Wednesday, August 30, 2006
COLUMN: Bill Nemitz
Crash site tells of Cold War tragedy
Copyright © 2006 Blethen Maine Newspapers Inc.
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GREENVILLE - Little did they know. One minute Ken and Jennifer Morrell and their three daughters were turning off the main road by the small sign that says "B-52 Crash Site - 6.9 miles." Next they found themselves frozen in time.
"This isn't what we expected," Jennifer said with a church-like whisper as a light rain descended through the trees on Elephant Mountain. "This is incredible."
That it is. All over this wooded site 12 miles northeast of downtown Greenville, pieces of wreckage beckon back to a frigid winter day in 1963 when a U.S. Air Force B-52C Stratofortress came careening around the side of the mountain and crashed into the snow-covered woods.
Two airmen survived by ejecting seconds before impact. Seven others died. And that is why Pete Pratt sees this place as much more than just another local tourist attraction.
"To me, this whole thing up here is like an Indian burial ground," Pratt told the Morrells on Sunday as they stared in awe at the twisted chunks of aluminum, the huge sections of landing gear with rubber wheels still attached, the tail-gunner's bay tilted on its side against a tree trunk, the small American flags inserted by past visitors into the metal cracks and crevices.
Pratt, the unofficial caretaker of the crash site, knows the story of the B-52 by heart. And whenever he comes here from his home on nearby Sawyer Pond, he finds himself telling it to strangers who can't quite believe that after 43 years, so much of that story still awaits them.
"Every time I come up here, I meet other people," Pratt said. "I've come up in the pouring rain and still there are six or eight cars lined up on the road."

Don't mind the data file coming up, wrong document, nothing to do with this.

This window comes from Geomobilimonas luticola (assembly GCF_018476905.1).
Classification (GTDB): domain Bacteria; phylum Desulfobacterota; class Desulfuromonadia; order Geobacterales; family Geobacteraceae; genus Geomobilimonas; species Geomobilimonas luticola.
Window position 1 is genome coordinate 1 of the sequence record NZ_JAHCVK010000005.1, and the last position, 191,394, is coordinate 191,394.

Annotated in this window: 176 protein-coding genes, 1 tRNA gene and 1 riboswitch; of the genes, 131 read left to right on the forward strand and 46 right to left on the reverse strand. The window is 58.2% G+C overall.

From there, visitors exit their vehicles and start up the 400-foot walking trail. Past the Strategic Air Command sign proclaiming "Peace is Our Profession." Past the first shard of twisted fuselage then another and then another. And finally to the black slate marker, surrounded on all sides by the debris field.
The stone reads: "In Memory of Those Who Lost Their Lives in the B-52 Crash on Jan. 24, 1963."
The massive B-52 bomber, 156 feet long by 185 feet wide, took off from Westover Air Force Base in Massachusetts just after noon that day for an afternoon of treetop-level flying over the mountains of western Maine.
The crew, all specialists in their fields, had been hand-picked to see just how low a B-52 could fly and thus avoid the Soviet Union's ever-improving radar systems.
Roaring along only 100 feet above the ground, the eight-engine aircraft suddenly hit heavy turbulence as it approached Elephant Mountain just before 3 p.m. The pilot, Lt. Col. Dante Bulli, tried to climb out of it. But as the B-52 lurched skyward, a loud noise and vibration rocked the tail section.
"The stabilizer shaft broke," said Pratt, forming a 6-inch circle with his fingers to show the shaft's thickness. "The stabilizer is still over on the northeast side of the mountain."
Unable to control the aircraft, Bulli ordered the crew to eject. But because the B-52 was so low, only Bulli and Capt. Gerald Adler, the navigator, got out alive.
That night, with temperatures well below minus 20 degrees, the people of Greenville watched helplessly as the fire from the crash lit up the distant mountainside.
Only when the first search planes flew over the next morning would word spread that two survivors, wrapped in their parachutes, had somehow made it through the frigid night.